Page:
To be clear, I'm not suggesting that younger, less-experienced candidates are any better than those coming from the real world. Nor am I suggesting that all real-world experience is equal. Surely, someone who wants to teach labor law and who spent five years working in-house at a union or the Department of Labor has immensely valuable experience that can--and should--factor into their appeal. Rather, what I'm trying to get at is simply whether a lack of significant practical experience should be disqualifying in all (or nearly all) cases, as it currently seems to be...

Posted by Steve Vladeck on June 6, 2007 at 12:57 AM in Life of Law Schools, Steve Vladeck, Teaching Law | Permalink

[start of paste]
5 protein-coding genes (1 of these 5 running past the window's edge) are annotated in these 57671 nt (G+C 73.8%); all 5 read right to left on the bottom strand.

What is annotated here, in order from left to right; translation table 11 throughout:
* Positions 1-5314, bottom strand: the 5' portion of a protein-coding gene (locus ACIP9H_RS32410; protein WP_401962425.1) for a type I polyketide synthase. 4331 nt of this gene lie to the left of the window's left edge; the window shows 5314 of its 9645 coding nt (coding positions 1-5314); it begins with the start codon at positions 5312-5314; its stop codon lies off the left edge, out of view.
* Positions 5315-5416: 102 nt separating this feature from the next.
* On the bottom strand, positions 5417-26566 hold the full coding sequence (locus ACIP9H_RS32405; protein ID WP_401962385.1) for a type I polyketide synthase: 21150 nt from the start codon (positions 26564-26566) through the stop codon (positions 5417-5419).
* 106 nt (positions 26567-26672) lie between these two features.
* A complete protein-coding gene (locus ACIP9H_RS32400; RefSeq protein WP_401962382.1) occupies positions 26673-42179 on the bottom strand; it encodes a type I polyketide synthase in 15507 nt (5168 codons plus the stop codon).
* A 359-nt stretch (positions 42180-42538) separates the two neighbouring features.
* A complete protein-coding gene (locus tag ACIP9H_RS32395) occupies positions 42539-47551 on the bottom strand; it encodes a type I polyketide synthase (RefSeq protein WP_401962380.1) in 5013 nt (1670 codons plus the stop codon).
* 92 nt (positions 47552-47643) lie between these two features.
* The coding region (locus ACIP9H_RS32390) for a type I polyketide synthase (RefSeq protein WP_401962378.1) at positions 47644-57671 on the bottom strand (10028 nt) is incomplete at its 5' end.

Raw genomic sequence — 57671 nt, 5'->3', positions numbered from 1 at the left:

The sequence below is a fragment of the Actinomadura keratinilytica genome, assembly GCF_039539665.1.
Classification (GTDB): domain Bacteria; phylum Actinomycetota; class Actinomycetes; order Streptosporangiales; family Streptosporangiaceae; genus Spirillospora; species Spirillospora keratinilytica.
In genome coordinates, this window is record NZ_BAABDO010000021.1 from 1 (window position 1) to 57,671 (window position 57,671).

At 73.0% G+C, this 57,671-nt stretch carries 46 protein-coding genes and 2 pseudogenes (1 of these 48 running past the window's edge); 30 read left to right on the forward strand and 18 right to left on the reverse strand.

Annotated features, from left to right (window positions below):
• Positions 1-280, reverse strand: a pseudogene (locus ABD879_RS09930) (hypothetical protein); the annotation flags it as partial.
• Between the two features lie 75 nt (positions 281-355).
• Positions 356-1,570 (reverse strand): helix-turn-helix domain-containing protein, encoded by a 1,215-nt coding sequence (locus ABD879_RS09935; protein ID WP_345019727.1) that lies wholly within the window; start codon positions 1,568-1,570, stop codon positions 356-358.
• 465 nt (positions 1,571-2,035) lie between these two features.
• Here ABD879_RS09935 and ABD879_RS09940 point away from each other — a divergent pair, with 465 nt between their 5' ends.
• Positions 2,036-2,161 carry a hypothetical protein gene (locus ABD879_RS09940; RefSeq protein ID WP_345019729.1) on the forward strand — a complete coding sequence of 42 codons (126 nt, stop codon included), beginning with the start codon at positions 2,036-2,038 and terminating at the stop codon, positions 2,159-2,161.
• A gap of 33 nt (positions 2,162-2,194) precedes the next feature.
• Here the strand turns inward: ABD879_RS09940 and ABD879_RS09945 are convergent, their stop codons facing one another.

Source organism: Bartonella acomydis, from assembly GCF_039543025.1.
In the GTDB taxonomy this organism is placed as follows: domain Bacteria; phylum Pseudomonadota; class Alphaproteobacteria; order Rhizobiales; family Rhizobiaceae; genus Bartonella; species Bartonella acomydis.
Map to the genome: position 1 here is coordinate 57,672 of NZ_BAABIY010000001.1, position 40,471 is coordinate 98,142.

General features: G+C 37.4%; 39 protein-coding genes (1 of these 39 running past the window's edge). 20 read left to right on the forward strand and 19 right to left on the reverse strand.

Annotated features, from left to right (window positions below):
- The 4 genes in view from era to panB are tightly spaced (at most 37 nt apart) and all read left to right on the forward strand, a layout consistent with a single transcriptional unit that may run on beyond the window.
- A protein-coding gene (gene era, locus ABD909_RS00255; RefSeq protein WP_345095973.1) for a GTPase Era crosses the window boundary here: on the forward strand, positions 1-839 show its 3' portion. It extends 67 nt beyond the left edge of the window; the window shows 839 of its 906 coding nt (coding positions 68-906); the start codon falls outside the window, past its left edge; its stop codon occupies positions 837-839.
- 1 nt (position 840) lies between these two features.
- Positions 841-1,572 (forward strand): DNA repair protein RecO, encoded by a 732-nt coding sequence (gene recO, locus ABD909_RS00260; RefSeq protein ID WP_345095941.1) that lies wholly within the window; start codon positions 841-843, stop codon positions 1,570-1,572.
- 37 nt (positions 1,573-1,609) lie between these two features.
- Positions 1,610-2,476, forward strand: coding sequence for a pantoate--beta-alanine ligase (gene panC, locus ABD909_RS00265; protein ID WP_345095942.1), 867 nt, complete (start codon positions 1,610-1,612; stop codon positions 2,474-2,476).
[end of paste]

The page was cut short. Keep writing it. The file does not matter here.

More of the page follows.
TrackBack

TrackBack URL for this entry:
https://www.typepad.com/services/trackback/6a00d8341c6a7953ef00df351f23798833

Listed below are links to weblogs that reference Ageism and the Meat Market: On Being “Too” Young for AALS:

Comments

For Derek, I think the conventional wisdom is that institutions have some memory, and are unlikely to re-interview in a subsequent year someone who they rejected in a given year. The usual advice is to wait until one is ready to go on the market and, if possible, avoid going on the market more than once. There are, of course, some people who've succeeded a second time when they failed the first, but often it is after a more than one year hiatus, and after some significant change in their credentials (i.e., completed a Ph.D or fellowship, published a really great new article). That's my two cents.

Posted by: U.N.Owen | Jun 7, 2007 10:30:44 AM